Building a working knowledge of campus

    The little metal cart creaks through the rows of periodicals. A shuffle of pages is heard, and a giant black tome is thumped onto the shelf. The cart continues on its journey, rounding a corner, and Earl Gregg Swem Library’s very own Poorna Dharmasri ’13 can be seen picking up another impossibly dusty and dense volume.

    He, like other work-study students at the College of William and Mary, not only has to juggle the 10 billion things all students seem to compulsively commit to, but a part-time job as well. This sounds like a terrible fate to resign oneself to, but it, like all other worries, is connected to the business of making money.
    “As an out-of-state student, I have to do a lot to pay for tuition costs and things like that, and this was just another way and another option I had available that would reduce the number of loans I’d have to take [out], which I thought was fantastic,” Dharmasri said.

    Even the employers at the College reap the financial benefits of the work-study program. The federal government reimburses universities for a portion of the work-study students’ wages, allowing departments to cut costs and continue development.

    “It’s a budgetary concern, because with work-study students, it’s a reimbursement for us,” Crystal Boyce, Swem circulation student supervisor said. “I know circulation was able to recoup approximately $15,000 last year alone, and considering that the budget that the school gives us hasn’t changed, we have to recoup in our hiring processes in order to make sure that we’re still making money.”

    With the economy still recovering, more and more students are turning to part-time employment to keep more green in their wallets. Jobs like those offered by Swem, or by the Phonathon, encourage better time management skills, work ethic, and a better understanding of the College and what it has to offer.

    “In terms of working at the library, there are a lot of advantages that students get,” Boyce said. “I know from circulation that they get a lot of training in terms of call numbers and policies, so they have a much better grasp on what they can use the library for and the resources that are available. I know in other departments there are a lot of skills they can gain, so it’s a really good resume-fluffer.”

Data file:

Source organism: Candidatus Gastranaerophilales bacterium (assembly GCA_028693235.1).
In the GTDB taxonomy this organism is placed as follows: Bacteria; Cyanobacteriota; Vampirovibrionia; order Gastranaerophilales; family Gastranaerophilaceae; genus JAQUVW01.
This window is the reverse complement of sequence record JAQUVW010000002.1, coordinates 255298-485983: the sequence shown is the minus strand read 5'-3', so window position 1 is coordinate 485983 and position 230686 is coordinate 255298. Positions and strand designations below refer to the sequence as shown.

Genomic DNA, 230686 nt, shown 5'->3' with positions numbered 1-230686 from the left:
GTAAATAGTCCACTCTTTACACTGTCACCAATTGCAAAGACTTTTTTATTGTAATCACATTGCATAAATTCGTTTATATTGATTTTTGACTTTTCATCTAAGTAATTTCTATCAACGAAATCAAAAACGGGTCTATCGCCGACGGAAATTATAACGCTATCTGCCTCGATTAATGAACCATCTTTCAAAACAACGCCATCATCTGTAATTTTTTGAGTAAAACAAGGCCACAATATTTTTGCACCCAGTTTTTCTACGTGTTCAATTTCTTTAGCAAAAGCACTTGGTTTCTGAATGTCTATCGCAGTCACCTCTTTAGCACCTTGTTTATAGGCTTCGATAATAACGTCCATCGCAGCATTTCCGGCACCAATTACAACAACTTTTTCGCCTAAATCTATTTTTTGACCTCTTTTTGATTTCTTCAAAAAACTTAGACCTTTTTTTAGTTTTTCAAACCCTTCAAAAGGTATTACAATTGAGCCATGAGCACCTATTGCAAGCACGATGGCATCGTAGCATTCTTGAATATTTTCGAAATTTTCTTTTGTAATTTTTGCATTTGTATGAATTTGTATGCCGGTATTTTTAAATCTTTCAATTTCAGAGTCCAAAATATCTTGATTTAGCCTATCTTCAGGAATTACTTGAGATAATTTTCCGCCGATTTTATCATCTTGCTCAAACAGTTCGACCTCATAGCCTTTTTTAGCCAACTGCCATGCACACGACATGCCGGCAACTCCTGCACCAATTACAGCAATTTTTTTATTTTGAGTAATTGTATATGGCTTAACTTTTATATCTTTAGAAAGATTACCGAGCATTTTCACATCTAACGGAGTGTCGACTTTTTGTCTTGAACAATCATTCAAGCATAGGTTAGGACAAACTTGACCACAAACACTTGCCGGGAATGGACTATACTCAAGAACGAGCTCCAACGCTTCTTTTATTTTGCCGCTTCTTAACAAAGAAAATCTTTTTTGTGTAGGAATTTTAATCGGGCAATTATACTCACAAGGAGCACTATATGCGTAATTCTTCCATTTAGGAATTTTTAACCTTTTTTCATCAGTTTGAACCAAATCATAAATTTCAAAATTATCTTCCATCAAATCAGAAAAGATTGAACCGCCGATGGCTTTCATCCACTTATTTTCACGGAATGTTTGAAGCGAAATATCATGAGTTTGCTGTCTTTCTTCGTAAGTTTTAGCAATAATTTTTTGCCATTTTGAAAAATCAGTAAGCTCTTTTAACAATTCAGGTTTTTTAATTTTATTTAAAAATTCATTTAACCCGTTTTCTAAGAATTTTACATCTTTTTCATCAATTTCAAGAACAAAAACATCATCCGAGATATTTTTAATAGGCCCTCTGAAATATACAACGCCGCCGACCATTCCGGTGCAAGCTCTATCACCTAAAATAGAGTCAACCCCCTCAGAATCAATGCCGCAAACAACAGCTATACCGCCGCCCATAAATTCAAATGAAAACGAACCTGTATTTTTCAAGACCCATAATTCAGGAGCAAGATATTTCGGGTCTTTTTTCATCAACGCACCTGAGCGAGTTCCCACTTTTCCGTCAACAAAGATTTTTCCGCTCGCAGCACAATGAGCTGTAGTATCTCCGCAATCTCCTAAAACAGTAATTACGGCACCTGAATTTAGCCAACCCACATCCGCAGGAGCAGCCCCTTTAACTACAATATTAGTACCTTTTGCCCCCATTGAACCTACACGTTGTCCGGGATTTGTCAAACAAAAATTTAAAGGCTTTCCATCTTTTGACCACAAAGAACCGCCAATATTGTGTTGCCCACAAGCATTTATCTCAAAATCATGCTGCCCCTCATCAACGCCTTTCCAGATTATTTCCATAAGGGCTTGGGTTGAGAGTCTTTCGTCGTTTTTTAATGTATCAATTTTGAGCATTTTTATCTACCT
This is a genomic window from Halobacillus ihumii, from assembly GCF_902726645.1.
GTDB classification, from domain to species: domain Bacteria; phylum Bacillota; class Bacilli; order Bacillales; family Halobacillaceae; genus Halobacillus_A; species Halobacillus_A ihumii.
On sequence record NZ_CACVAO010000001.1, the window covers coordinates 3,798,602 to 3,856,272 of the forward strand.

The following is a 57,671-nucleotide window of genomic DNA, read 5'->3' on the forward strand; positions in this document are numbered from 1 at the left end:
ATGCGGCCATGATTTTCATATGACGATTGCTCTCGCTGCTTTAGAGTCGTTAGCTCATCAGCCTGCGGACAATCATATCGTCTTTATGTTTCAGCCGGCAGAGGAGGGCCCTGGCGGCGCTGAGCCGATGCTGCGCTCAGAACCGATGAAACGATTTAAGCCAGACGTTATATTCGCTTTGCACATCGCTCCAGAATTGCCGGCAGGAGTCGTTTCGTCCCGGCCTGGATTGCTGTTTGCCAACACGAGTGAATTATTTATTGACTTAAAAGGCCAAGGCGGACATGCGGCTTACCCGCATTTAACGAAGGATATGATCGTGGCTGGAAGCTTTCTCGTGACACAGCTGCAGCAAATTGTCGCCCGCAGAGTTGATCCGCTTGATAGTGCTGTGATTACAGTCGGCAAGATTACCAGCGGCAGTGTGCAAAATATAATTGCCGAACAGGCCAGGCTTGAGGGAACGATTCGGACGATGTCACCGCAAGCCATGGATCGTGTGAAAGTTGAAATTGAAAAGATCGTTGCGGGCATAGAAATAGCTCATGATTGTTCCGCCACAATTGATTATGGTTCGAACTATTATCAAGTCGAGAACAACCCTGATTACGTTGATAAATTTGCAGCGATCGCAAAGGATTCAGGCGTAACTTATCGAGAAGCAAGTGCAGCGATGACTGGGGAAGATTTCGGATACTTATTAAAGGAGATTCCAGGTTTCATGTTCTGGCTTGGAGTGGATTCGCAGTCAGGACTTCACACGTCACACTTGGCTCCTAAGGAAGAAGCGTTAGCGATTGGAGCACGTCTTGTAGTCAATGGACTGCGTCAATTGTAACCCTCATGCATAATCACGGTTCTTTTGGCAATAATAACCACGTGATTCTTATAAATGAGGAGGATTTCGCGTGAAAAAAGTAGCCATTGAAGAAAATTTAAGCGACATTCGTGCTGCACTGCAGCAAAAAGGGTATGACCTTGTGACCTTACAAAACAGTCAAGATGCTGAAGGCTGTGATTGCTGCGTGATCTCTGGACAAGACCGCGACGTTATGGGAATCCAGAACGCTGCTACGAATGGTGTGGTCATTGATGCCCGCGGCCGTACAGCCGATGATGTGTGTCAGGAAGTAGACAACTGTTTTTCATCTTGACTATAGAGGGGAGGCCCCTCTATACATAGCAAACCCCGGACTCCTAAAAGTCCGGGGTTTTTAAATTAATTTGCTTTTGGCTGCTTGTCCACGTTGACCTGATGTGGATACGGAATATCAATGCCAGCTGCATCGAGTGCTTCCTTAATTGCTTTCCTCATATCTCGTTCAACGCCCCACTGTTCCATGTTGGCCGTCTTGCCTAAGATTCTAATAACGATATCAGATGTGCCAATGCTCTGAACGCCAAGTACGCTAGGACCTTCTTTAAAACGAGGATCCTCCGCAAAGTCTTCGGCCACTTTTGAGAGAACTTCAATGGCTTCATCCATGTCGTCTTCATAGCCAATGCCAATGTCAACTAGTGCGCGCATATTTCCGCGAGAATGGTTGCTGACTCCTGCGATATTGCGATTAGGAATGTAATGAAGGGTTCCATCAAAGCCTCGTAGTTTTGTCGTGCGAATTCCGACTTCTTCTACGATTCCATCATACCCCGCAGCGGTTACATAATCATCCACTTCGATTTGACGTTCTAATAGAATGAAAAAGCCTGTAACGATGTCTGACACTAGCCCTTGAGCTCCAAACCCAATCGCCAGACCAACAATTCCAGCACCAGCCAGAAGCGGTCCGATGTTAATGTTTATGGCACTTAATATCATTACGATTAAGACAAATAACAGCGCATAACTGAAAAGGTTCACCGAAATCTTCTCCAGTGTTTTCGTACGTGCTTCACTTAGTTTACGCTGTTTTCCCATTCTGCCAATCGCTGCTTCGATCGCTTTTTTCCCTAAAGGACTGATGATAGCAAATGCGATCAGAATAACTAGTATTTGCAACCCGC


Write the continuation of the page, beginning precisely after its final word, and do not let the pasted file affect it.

The same is true of Phonathon, another big employer of work-study students on campus. Students working there are in charge of keeping alumni, parents and sponsors of the College updated on campus news, as well as requesting donations.

    “Working for Phonathon teaches you more than just classes,” Landon Rordam ‘10, assistant director of Phonathon said, “You learn to show up on time, and you learn what it’s like to be in a work place and deal with other people in a work kind of environment.”

    With the heavy time commitment that already comes with classes and extra curriculars, work study employees must manage their priorities.

    “Balancing work and school is remarkably like balancing any other extracurricular with classes,” Lindsey Hutchinson ’12, who works at Swem, said. “As long as you budget your time and understand your commitments, it’s rarely an issue. It helps that my beloved Swemployers are extraordinarily flexible; they understand we are all full-time students and part-time employees. I’ve always been able to plan my hours around classes, then adjust them to better fit my finals schedule.”

    To accommodate to the hectic student lifestyle, work-study students have restricted hours, and academics are always given priority at both the library and the Phonathon.

    “The biggest difference between our phonathon and other phonathons is how much we realize that this is a student job,” Rordam said. “Our employees’s number one priority is their schoolwork, and we have to be aware of that and work with that. I’d say that’s one of our biggest differences – we try to make it as easy as possible to work here while still being a William and Mary student and compulsively getting good grades.”


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